Article Image
News Link • Housing

Southern California Home Sales and Median Price Dip in July

• dqnews.com/
 
Southland home sales saw their biggest year-over-year drop in more than two years last month as the market lost most of the boost from the federal home buyer tax credits. The median sale price dipped for the second month in a row, the result of a shaky economic recovery, continued uncertainty about jobs, and the expiring tax breaks, a real estate information service reported. A total of 18,946 new and resale homes were sold in Los Angeles, Riverside, San Diego, Ventura, San Bernardino and Orange counties in July. That was down 20.6 percent from 23,871 in June, and down 21.4 percent from 24,104 for July 2009, according to MDA DataQuick of San Diego. This was the slowest July since 2007, when 17,867 homes were sold, and the second-slowest since July 1995, when 16,225 sold. Last month’s sales were 27.4 percent lower than the July average of 26,085 sales since 1988, when DataQuick’s statistics begin. The average change in sales between June and July is a 6.7 percent decline – about one-third the drop seen this year. Last month’s 21.4 percent sales drop from a year ago marked the steepest year-over-year decline for Southland sales since March 2008, when sales fell 41.4 percent. “It appears some of the sales that normally would have occurred in July were instead tugged into June or even May as buyers tried to take advantage of the expiring tax credits. Some of last month’s underlying technical numbers were largely flat, indicating that the market is treading water,” said John Walsh, MDA DataQuick president. “We do expect some sideways buying and selling to kick in, especially among homeowners who have owned for more than seven years and didn’t take out equity during the frenzy. You may have to ‘discount’ your self-perceived home value, but if the person you’re buying from has to do the same thing, it doesn’t matter. And you may get a spectacularly low mortgage rate.”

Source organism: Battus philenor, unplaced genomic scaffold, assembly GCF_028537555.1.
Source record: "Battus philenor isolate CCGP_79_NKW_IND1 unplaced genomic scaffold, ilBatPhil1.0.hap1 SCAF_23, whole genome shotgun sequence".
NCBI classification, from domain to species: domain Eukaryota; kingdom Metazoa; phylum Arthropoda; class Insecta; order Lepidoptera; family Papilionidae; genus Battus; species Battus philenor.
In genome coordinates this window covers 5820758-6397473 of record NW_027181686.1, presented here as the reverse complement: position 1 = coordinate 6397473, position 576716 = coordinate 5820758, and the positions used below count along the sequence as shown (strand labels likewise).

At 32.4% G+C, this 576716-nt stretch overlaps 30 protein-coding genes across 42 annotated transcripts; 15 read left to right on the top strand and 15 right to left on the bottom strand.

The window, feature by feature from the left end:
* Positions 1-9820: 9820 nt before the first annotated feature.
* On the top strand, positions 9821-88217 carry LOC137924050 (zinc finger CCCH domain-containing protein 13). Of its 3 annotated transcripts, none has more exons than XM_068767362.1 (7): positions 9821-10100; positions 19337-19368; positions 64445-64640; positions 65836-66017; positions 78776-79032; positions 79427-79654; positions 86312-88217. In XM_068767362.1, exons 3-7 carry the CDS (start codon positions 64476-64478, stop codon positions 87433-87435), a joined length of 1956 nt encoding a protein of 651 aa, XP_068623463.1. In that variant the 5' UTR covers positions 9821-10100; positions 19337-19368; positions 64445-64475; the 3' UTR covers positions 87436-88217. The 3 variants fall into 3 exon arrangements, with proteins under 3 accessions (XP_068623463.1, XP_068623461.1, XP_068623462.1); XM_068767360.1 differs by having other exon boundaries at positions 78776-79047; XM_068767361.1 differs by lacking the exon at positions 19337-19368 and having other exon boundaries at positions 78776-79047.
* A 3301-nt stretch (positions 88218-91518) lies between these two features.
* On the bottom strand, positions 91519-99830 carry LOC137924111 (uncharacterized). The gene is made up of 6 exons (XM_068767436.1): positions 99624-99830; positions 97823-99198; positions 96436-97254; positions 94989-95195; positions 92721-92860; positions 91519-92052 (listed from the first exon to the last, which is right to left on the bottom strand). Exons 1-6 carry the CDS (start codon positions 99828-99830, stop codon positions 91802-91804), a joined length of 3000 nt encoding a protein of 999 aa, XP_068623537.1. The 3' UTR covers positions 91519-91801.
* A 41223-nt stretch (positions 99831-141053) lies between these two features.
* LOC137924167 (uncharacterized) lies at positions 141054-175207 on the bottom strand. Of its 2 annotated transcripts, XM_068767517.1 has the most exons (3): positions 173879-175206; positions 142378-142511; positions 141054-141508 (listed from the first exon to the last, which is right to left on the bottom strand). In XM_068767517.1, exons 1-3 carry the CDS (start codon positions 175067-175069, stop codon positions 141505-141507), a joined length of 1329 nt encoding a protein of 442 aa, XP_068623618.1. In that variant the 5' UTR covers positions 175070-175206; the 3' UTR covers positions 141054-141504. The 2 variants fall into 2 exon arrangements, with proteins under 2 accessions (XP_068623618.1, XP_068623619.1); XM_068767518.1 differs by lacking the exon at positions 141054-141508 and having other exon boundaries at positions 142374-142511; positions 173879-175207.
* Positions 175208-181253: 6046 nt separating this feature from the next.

1 Comments in Response to

Comment by Lola Flores
Entered on:

One would expect this kind of thing.  If people have no jobs, how are they going to buy homes, cars or anything else?


Join us on our Social Networks:

 

Share this page with your friends on your favorite social network:


Purse.IO Save on All Amazon Purchases